If people “define situations as real, they are real in their consequences,” William Isaac Thomas and Dorothy Swaine Thomas wrote in 1928. That sociological insight—often referred to as the Thomas theorem—offers the best way to think about this peculiar moment in American politics.
It’s what the “senior Republican official” quoted by The Washington Post in early November, on how to respond to President Donald Trump’s baseless allegations of electoral fraud, failed to understand. “What is the downside for humoring him for this little bit of time?” the official asked.
No one seriously thinks the results will change. He went golfing this weekend. It’s not like he’s plotting how to prevent Joe Biden from taking power on Jan. 20. He’s tweeting about filing some lawsuits, those lawsuits will fail, then he’ll tweet some more about how the election was stolen, and then he’ll leave.
On January 3, The Washington Post reported on an hour-long phone call in which the president urged Georgia’s Republican secretary of state to “find 11,780 votes” to put him over the top. Trump alleged, without any evidence, that thousands of ballots had been destroyed in Fulton County, and demanded that these phantom votes somehow be found and recorded in his favor. “That’s a criminal offense,” Trump told Brad Raffensperger, complaining about the destruction of the ballots, “and you can’t let that happen. That’s a big risk to you and to Ryan [Germany], your lawyer.”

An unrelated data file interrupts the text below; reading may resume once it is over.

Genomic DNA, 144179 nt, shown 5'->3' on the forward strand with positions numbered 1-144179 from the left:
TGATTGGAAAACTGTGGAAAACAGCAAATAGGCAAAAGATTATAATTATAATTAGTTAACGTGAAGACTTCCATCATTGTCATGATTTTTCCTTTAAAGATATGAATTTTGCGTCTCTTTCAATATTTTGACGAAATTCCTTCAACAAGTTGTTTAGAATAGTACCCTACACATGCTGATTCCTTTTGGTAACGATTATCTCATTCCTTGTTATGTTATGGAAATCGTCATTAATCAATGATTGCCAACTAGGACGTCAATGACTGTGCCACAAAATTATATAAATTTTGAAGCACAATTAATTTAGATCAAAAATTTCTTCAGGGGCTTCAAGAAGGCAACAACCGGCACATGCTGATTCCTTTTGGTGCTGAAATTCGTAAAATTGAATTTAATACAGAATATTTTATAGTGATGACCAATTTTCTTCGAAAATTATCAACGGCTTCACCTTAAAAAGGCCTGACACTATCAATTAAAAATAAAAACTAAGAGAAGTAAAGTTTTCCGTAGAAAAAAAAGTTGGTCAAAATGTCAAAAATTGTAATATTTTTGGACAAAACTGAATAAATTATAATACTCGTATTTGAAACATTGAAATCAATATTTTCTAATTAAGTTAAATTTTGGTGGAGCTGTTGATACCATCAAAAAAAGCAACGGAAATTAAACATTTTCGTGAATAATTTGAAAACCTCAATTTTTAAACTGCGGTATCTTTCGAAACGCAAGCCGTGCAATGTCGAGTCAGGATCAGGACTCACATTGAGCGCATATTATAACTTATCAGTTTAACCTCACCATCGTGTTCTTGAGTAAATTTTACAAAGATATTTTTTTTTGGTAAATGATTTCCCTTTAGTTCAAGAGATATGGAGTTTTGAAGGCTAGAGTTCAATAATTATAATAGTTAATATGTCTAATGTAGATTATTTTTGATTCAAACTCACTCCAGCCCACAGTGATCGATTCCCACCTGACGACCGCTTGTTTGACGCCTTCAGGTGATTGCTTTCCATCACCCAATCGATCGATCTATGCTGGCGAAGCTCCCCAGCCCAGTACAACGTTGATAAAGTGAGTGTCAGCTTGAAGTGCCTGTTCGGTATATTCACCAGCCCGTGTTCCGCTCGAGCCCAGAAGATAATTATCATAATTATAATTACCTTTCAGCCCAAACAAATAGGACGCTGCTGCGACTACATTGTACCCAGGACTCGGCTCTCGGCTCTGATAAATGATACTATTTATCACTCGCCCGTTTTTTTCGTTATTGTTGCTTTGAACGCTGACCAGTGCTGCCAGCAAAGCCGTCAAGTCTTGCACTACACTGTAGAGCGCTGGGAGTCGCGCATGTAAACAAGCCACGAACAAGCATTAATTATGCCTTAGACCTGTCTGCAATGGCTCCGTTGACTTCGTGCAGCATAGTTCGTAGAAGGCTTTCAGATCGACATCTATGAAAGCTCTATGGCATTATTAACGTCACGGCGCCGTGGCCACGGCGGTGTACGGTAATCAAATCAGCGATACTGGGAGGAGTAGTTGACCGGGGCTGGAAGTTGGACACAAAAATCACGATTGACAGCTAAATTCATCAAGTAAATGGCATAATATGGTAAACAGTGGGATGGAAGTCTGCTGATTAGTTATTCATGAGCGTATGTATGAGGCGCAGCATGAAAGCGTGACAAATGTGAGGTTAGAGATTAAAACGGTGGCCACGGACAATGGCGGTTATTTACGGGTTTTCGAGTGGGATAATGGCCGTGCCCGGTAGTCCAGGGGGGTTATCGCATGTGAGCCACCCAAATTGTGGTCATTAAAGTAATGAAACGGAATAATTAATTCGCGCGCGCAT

Raffensperger recorded the call—which he answered after 18 attempts by the president to get him on the line—because this wasn’t the first time he’d been pressured. “Lindsey Graham asked us to throw out legally cast ballots. So yeah, after that call, we decided maybe we should do this,” a Raffensperger adviser told Politico. (Senator Graham has denied that account of his call.)
Nor is that the only ongoing effort to overturn the results of the election. Multiple Republican senators have said they will object to the Electoral College returns from particular states, and Trump has falsely declared that the vice president has the unilateral power to “reject fraudulently chosen electors.”
Throughout this ordeal have come repeated suggestions that this is all performative, that even Trump knows he lost the election, and that Republican senators are just playing to their party’s base, to better position themselves for 2024.
Even if that were all that is happening, having one party’s top presidential contenders competing to convince voters that they will be the best candidate to steal elections—because that is what they are offering to help Trump do—is a five-alarm fire for a democracy. It compounds our ongoing crisis, in which various aspects of our system that empower minorities either constitutionally or opportunistically have been used to create conditions in which an electoral minority can impose its will on the majority. States containing less than 20 percent of the nation’s population elect a majority of the Senate. The Republican Party has used its control of this chamber to capture the Supreme Court and the rest of the judiciary. Through gerrymandering and the uneven distribution of the population, the GOP does about 6 percent better in the median House district than it does in the national popular vote.